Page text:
In the 2015 book The Mushroom at the End of the World: On the Possibility of Life in Capitalist Ruins, anthropologist Anna Tsing explores capitalism, ecology and precarity through the commodity chains surrounding a fungal delicacy which flourishes in dessicated industrial forests. The book offers useful, if unexpected, insights for how the practice of architecture might adapt to a broken world in dire need of maintenance and care. Tsing asserts that “World-making projects emerge from practical activities of making lives; in the process, these projects alter the planet.” However: “we have a problem with scale . . . the ability to make one’s research framework apply to greater scales, without changing the research questions, has become a hallmark of modern knowledge . . . Progress itself has often been defined by its ability to make projects expand without changing their framing assumptions.”

Architecture is an exercise in world-making that so often cannot reconcile this problem of scale. Top-down visions (both built and speculative) are imbued with simplistic framing assumptions that do not match their physical size. Likewise, a “natalist fixation” — focused on the triumphant birth, but never the full life or death of a building — ensures that designs rarely account for, or actively seek to foster, social stability over greater scales of time. Adaptive reuse, if grounded in the full social and material histories  of existing sites and structures — and the social and political forces which have shaped them — could very well become a model of spatial practice that breaks these impasses. But there must also be an adaptive refusal to always fall back on the common architectural habit of building, or thinking, “from scratch.” And architects must also refuse a disciplinary identity crisis that would seek to make claims to being the sole arbiter of repair.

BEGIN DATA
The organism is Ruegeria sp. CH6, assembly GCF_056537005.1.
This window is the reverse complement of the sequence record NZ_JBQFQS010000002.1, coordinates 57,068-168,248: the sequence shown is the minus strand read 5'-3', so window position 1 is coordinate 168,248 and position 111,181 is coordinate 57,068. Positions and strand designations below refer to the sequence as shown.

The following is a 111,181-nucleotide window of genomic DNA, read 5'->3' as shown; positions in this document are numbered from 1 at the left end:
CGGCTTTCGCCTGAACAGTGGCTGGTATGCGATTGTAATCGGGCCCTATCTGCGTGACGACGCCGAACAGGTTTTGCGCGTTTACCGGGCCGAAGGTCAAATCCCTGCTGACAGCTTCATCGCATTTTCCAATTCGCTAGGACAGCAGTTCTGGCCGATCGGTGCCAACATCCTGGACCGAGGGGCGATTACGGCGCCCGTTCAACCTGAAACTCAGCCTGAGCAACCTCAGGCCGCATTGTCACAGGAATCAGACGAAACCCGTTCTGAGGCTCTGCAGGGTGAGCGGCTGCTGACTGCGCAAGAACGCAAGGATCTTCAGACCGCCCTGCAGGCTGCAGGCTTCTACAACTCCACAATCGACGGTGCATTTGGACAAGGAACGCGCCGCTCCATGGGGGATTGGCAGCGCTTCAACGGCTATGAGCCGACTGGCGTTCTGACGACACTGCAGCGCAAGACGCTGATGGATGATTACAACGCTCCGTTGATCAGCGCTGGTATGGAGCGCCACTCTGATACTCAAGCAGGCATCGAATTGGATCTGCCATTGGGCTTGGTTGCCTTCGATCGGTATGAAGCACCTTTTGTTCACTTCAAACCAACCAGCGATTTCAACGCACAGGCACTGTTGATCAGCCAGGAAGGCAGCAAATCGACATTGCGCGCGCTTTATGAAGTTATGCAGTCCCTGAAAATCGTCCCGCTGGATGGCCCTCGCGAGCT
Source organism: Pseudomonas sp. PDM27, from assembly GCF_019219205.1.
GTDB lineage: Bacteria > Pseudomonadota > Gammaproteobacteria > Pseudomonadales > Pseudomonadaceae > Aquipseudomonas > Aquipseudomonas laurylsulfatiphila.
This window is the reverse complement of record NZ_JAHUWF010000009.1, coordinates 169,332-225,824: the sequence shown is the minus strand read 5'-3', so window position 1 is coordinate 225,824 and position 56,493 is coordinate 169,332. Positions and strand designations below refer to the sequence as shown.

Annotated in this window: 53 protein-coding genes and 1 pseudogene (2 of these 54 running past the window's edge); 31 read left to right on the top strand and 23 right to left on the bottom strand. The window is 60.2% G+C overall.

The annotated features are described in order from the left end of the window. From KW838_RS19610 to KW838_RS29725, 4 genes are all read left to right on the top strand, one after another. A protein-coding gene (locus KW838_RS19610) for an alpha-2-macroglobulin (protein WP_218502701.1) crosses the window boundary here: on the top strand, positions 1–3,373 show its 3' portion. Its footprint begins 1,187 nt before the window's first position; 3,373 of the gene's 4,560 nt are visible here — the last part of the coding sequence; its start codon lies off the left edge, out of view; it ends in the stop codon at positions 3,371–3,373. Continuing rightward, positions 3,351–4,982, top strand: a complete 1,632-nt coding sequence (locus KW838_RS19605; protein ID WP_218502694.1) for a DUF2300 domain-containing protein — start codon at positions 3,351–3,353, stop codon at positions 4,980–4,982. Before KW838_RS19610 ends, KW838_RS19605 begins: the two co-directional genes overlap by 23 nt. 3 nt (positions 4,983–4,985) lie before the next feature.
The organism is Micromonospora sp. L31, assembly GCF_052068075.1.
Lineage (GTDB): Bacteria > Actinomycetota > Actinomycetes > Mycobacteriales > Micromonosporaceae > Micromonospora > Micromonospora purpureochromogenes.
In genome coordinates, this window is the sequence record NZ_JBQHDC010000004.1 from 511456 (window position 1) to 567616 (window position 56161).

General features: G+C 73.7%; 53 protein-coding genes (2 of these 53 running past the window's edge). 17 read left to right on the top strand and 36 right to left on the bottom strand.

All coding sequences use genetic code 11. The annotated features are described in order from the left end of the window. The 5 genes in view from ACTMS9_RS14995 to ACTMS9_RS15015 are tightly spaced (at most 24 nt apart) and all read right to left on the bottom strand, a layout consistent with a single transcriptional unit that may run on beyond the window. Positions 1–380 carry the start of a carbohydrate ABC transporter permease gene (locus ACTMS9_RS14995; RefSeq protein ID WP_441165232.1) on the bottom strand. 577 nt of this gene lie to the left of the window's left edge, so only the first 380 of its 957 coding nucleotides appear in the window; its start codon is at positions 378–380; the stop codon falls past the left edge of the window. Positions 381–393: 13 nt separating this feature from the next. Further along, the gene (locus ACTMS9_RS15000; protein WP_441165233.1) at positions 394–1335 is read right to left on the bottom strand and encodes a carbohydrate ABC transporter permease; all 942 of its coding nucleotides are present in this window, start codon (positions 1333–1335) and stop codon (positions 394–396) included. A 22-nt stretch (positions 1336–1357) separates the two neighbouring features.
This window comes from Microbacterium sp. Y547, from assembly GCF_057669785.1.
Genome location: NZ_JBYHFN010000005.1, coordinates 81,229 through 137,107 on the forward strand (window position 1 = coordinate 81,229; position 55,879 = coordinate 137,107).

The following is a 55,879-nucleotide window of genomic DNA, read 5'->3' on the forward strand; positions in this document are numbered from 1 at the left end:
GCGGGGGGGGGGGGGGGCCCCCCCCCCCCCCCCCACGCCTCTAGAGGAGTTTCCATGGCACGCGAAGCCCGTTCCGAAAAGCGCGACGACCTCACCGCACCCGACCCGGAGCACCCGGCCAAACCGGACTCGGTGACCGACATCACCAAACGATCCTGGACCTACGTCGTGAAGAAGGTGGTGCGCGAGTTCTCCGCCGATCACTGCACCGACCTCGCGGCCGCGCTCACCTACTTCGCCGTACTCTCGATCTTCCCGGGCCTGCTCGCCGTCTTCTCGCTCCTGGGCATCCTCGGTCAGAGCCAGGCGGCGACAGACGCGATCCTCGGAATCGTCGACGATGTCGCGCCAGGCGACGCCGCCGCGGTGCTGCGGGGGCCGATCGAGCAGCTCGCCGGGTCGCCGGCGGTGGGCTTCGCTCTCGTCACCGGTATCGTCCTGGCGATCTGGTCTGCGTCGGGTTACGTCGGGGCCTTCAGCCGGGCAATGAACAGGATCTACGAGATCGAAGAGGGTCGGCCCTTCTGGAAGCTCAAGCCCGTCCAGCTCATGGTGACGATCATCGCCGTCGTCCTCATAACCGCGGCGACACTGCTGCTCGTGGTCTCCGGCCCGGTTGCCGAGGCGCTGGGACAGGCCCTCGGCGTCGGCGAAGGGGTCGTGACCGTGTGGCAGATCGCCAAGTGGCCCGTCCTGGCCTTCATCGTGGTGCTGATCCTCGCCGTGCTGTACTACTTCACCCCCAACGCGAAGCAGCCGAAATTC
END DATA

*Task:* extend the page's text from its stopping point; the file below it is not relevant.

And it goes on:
Some in the field have embraced this kind of deeper, cooperative relationship to the sites and people they engage with. Moving beyond extractive relationships to “urban informality,” designers Teddy Cruz and Fonna Forman work with activists and refugees along Southern California’s border with Mexico to reuse materials and adapt local building knowledge for infrastructures of cross-border citizenship. Rejecting the economistic framing of “sustainable development,” the climate + community project, an interdisciplinary team of designers, social scientists, and policymakers have helped develop Green New Deal proposals for massive-scale retrofits to public housing and educational facilities, pairing physical improvements with new community amenities such as daycare centers and bookstores. Meanwhile, the the work of French architects Lacaton & Vassal, which gained an expanded audience thanks to a surprise Pritzker Prize win in 2021, has long been predicated on a motto to “never demolish,” favoring generous adaptations of existing, often marginal buildings, including threatened social housing projects. And in a more speculative mode, Olalekan Jeyifous eschews design solutionism altogether in his series of fictional Afrofuturist interventions exploring the “postcapitalist reclaiming” of Central Brooklyn’s built environment by the predominantly Caribbean and Latinx populations that have long called it home. Such projects and practices, situated at various peripheries (by necessity, and according to great need), provide models for adapting architecture to the real social and political challenges — the real stakes — wrought by overlapping, enduring crises. We must now extend that work to the heart of the crisis itself.

All images by the author.